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  • Guest Post: Sharon Denson

Thoughts on Disclosing a Disability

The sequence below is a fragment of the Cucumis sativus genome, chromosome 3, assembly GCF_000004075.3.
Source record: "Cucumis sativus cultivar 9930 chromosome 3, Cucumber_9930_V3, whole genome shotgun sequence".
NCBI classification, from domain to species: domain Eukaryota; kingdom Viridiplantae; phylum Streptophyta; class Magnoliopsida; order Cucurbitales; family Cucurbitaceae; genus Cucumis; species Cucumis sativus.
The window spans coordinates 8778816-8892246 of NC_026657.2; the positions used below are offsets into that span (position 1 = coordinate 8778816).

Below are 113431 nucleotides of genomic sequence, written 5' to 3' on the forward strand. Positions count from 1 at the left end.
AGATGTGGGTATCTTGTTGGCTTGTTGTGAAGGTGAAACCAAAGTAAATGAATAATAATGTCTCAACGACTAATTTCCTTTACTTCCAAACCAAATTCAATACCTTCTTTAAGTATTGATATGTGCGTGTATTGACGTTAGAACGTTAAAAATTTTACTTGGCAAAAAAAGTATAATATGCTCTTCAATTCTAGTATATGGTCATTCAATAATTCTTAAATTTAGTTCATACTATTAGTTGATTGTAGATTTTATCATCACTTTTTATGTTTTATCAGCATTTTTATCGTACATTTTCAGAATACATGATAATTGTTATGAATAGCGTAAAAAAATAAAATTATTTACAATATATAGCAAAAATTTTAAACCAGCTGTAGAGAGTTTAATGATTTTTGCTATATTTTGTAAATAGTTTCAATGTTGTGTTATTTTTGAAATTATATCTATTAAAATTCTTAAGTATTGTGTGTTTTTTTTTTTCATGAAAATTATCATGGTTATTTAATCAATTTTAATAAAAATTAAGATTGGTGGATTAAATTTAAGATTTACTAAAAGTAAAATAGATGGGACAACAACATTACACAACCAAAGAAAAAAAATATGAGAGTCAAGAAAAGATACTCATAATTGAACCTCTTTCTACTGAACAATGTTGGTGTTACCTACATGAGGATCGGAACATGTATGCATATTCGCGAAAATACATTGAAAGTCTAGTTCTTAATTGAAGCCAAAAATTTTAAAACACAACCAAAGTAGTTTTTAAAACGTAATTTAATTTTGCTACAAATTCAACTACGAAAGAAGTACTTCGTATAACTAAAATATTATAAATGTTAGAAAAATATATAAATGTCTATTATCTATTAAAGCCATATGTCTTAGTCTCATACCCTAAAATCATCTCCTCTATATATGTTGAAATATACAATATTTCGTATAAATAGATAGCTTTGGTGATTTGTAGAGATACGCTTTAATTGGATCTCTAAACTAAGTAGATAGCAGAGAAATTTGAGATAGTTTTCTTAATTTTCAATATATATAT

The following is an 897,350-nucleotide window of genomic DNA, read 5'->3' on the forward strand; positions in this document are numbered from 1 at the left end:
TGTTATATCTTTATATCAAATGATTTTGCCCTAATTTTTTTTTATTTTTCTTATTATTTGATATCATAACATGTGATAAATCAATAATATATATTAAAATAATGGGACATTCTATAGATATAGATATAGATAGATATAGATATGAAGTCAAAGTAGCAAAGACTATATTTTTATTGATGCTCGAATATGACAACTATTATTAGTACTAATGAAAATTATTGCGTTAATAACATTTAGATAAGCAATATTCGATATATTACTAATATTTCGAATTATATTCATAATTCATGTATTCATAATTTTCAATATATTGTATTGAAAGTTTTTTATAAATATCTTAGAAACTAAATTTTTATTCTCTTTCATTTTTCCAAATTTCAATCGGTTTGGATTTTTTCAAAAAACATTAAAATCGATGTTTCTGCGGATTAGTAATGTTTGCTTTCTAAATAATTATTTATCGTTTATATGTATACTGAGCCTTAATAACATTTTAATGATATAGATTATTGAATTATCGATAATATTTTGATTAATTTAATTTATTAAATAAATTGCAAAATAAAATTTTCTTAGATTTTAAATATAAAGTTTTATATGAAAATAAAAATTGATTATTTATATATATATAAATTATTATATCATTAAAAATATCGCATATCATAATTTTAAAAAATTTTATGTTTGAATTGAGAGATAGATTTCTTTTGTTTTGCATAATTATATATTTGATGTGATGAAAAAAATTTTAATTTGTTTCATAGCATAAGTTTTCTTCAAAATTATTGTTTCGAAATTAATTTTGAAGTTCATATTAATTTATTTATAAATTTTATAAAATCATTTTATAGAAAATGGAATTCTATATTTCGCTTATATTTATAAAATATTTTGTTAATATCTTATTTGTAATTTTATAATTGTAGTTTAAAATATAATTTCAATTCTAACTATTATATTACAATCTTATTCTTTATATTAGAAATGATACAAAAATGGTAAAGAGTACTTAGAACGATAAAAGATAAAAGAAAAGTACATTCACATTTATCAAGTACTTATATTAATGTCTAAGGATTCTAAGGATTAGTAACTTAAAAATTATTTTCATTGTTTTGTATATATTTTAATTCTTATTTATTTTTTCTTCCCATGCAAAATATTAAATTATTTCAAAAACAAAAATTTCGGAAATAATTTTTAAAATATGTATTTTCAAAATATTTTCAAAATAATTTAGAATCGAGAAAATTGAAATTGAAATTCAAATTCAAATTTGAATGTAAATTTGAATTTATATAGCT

Individuals with “invisible” disabilities are often faced with the decision as whether they should self-identify to an employer. Even professionals with physical disabilities may have conditions which are not readily visible. Should they disclose? Let’s examine this question and why the decision to self-identify can be difficult. One of the strongest reasons why the decision to self-identify is so difficult is that there is a great deal of fear surrounding disability in our society among people with and without disabilities. The image of a person with a disability in our society is of someone who in some way has less ability to function within our society. At best, people with disabilities who succeed are seen as “heroic” for “overcoming” the disability and the rest of the disability community is viewed with fear and pity. Given this view of disability, why would one want to identify oneself as a person with a disability if he or she can “pass” for an “able-bodied” person? Unfortunately society does not view disability for what it is: a natural part of the human condition. Every human being who lives long enough will experience a disability at some time during his or her lifetime. Perhaps it is the inevitability of disability which makes it so frightening to those who are presently and temporarily “able-bodied”. Given society’s image of disability, it is natural that people with invisible disabilities are hesitant to self-identify for fear of losing their jobs, losing the opportunity to advance in their career and or losing the respect of their co-workers and peers. As a person with a disability, I know that this description of people with disabilities and how we are viewed by society sounds very disheartening, but it is important to express this “picture” of disability when we talk about the challenge which most people with disabilities face when they consider self-identifying. It can be a frightening proposition. After the enactment of the Americans with Disabilities Act, persons with disabilities were advised to self-identify only if a reasonable accommodation was necessary in order to fulfill the “essential functions” of a job. This disclosure protects the employee from discrimination if there is a possibility that a disability would affect work performance. Protection under the ADA is afforded only to those who disclose a disability to an employer. The enactment of the ADA and its protections for individuals with disabilities influenced more people to make the decision to self-identify. However, some individuals, out of fear of being identified as a person with disability declined to self-identify and therefore lost the needed protection of the ADA. In 2008, the enactment of the Americans with Disabilities Amendments Act (ADAA) greatly broadened the definition of disability to include such conditions as heart disease and diabetes; common medical conditions which were not previously considered disabilities. Even the ADAA has not lessened the fear surrounding self-identification. In March of 2014, Section 503 of the Rehabilitation Act of 1974 which governs the employment of people with disabilities by federal contractors was revised to require that federal contractors actively recruit and hire individuals with disabilities. Larger contractors (50 or more employees and $50,000.00 in contracts) are required to write an affirmative action plan for the hiring of people with disabilities and all federal contractors doing more than $10,000.00 of business with the government have a utilization goal of having a their workforce in which 7% are people with disabilities. Part of the regulation requires that all job applicants fill out a form in which individuals with disabilities self-identify as a person with a disability both pre and post hiring and that incumbent employees are asked to self-identify at the commencement of the new regulation and every five years. The form, supplied by the Office of Federal Contract Compliance Programs, is anonymous and used for keeping track of the number of individuals with disabilities who have applied for employment, who have been hired and who already work for the particular federal contractor. With the implementation of the Revised Section 503, an employee of a federal contractor who has a disability is now requested to self-identify as an individual with a disability in order for that contractor to reach the 7% utilization goal required by the regulation. Although the revised regulation opens up new employment opportunities for individuals with disabilities, Revised Section 503 gives self-identification a new meaning. Federal contractors need individuals with disabilities to self-identify in order to fulfill the terms of their federal contract. Are more individuals with disabilities now self-identifying? One year after the implementation of Revised Section 503, many federal contractors are finding that individuals with disabilities are still not self-identifying. Companies which know the percentage of individuals with disabilities in their workplace are finding that employees with disabilities are not self-identifying on the anonymous form provided to them by their employer. Employers are wondering why their job applicants and employees with disabilities are not self-identifying. The answer is obvious. Laws and regulations are unable to erase years of prejudice and fear. A prime example is the laws which ended slavery and the subsequent civil rights laws which were supposed to level the playing field for African Americans. The lesson is that you can’t legislate societal attitudes. As for individuals with disabilities, we are celebrating the twenty-fifth anniversary of the ADA and although there have been many positive changes, negative attitudes towards disability persist. Until we see marked changes in the way in which individuals with disabilities are viewed by society, even in the most inclusive workplaces there will still be fear and concern about self-identifying as an individual with a disability. Although laws cannot change attitudes, the image of disability is slowly becoming more positive. Employers are aware that that as the baby boomers retire they will be facing a talent shortage and will need to be open to a more diverse workforce in order to find the employees needed by their companies. In addition, employers are embracing the concept of a diverse workforce and diversity and inclusion has become a professional specialization. Employers are choosing to hire people from diverse backgrounds including individuals with disabilities. They recognize that diversity benefits their company. The Connecticut Business Leadership Network (CTBLN,, an affiliate of the United States Business Leadership Network, is a passionate coalition of employers committed to the hiring of individuals with disabilities. The mission of CTBLN is to bring diversity full circle by including individuals with disabilities in the workplace. CTBLN”s members include business leaders, recruiting and human resources professionals. CTBLN educates these professionals on best practices for hiring individuals with disabilities through educational meetings, professional development (including the trainings required by Section 503), peer support and connections with service providers who prepare individuals with disabilities for employment opportunities. These service providers are an important connection to qualified job candidates for CTBLN member employers. Attitudes towards disability in the workplace are changing because of the efforts of employers committed to an inclusive workplace and organizations like CTBLN, disability advocates, educators and the hiring requirements for federal contractors. These are sources of truly meaningful and lasting change. This change is coming from those directly involved in the employment process and will open up opportunities for individuals with disabilities. As more individuals with disabilities appear in the workplace attitudes regarding disability will change to reflect reality: individuals with disabilities are capable of great work and contribution to society. Hopefully, we will witness a time when the decision to disclose a disability is no longer influenced by fear and that individuals with disabilities can be proud of their accomplishments and their disability status. About Sharon Denson, M.Ed, J.D. Sharon Denson is the Executive Director of the Connecticut Business Leadership Network, an affiliate of the United States Business Leadership Network. She has worked for over five years for the Connecticut Business Leadership Network, an organization of employers dedicated to bringing diversity full circle by including people with disabilities in the workplace. She holds a Master of Education degree from the University of Illinois and a Juris Doctor degree from Quinnipiac University School of Law. Sharon is known for her work as a disability advocate and expert in employment related disability issues. As an expert on Section 503, VEVRAA and the ADA, she does trainings for companies which are required to comply with these regulations and laws. She is also known for her unique disability awareness training which helps managers and team members learn and adopt best practices for hiring individuals with disabilities. Sharon holds appointments from the Governor of the State of Connecticut to the State Rehabilitations Council (federally mandated oversight council for the Department of Rehabilitation Services) and the State Independent Living Council. She was appointed by the State of Connecticut Commissioner of the Department of Social Services to serve as Co-Chair of the Connecticut Council of Persons with Disabilities. She serves on the Board of the Americans with Disabilities Act Coalition of Connecticut (ADACC) and is a member of their Training Committee. She also serves on the Board of Directors of Independence Unlimited. Sharon served as Chair of the West Hartford Advisory Commission on Persons with Disabilities. Her background includes extensive experience as a corporate trainer, sales person and sales manager for Lexis Nexis, Shepard’s, Gaylord Brothers and Thomson Reuters.